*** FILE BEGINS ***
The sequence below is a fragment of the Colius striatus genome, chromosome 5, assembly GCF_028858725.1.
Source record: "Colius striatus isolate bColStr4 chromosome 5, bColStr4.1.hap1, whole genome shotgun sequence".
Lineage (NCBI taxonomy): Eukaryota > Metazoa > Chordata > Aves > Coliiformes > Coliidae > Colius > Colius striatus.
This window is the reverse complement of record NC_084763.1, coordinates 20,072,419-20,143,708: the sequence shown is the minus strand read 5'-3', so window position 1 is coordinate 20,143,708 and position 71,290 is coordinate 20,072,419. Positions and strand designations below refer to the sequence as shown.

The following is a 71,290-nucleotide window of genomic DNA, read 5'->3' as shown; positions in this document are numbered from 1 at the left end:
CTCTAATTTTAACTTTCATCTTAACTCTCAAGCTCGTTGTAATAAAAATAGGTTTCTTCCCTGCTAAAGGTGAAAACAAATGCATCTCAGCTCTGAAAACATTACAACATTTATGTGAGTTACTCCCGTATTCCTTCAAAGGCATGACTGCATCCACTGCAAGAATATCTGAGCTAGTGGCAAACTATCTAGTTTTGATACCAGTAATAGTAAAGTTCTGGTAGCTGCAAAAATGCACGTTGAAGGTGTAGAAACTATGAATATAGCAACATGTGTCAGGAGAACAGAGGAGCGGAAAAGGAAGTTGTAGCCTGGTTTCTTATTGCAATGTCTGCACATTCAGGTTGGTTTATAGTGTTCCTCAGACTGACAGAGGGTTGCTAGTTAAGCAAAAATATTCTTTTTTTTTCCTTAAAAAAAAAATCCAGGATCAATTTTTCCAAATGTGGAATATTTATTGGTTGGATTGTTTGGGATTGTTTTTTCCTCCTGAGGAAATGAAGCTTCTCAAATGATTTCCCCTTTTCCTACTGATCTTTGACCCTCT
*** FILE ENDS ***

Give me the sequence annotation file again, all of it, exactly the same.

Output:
The sequence below is a fragment of the Colius striatus genome, chromosome 5, assembly GCF_028858725.1.
Source record: "Colius striatus isolate bColStr4 chromosome 5, bColStr4.1.hap1, whole genome shotgun sequence".
Lineage (NCBI taxonomy): Eukaryota > Metazoa > Chordata > Aves > Coliiformes > Coliidae > Colius > Colius striatus.
This window is the reverse complement of record NC_084763.1, coordinates 20,072,419-20,143,708: the sequence shown is the minus strand read 5'-3', so window position 1 is coordinate 20,143,708 and position 71,290 is coordinate 20,072,419. Positions and strand designations below refer to the sequence as shown.

The following is a 71,290-nucleotide window of genomic DNA, read 5'->3' as shown; positions in this document are numbered from 1 at the left end:
CTCTAATTTTAACTTTCATCTTAACTCTCAAGCTCGTTGTAATAAAAATAGGTTTCTTCCCTGCTAAAGGTGAAAACAAATGCATCTCAGCTCTGAAAACATTACAACATTTATGTGAGTTACTCCCGTATTCCTTCAAAGGCATGACTGCATCCACTGCAAGAATATCTGAGCTAGTGGCAAACTATCTAGTTTTGATACCAGTAATAGTAAAGTTCTGGTAGCTGCAAAAATGCACGTTGAAGGTGTAGAAACTATGAATATAGCAACATGTGTCAGGAGAACAGAGGAGCGGAAAAGGAAGTTGTAGCCTGGTTTCTTATTGCAATGTCTGCACATTCAGGTTGGTTTATAGTGTTCCTCAGACTGACAGAGGGTTGCTAGTTAAGCAAAAATATTCTTTTTTTTTCCTTAAAAAAAAAATCCAGGATCAATTTTTCCAAATGTGGAATATTTATTGGTTGGATTGTTTGGGATTGTTTTTTCCTCCTGAGGAAATGAAGCTTCTCAAATGATTTCCCCTTTTCCTACTGATCTTTGACCCTCT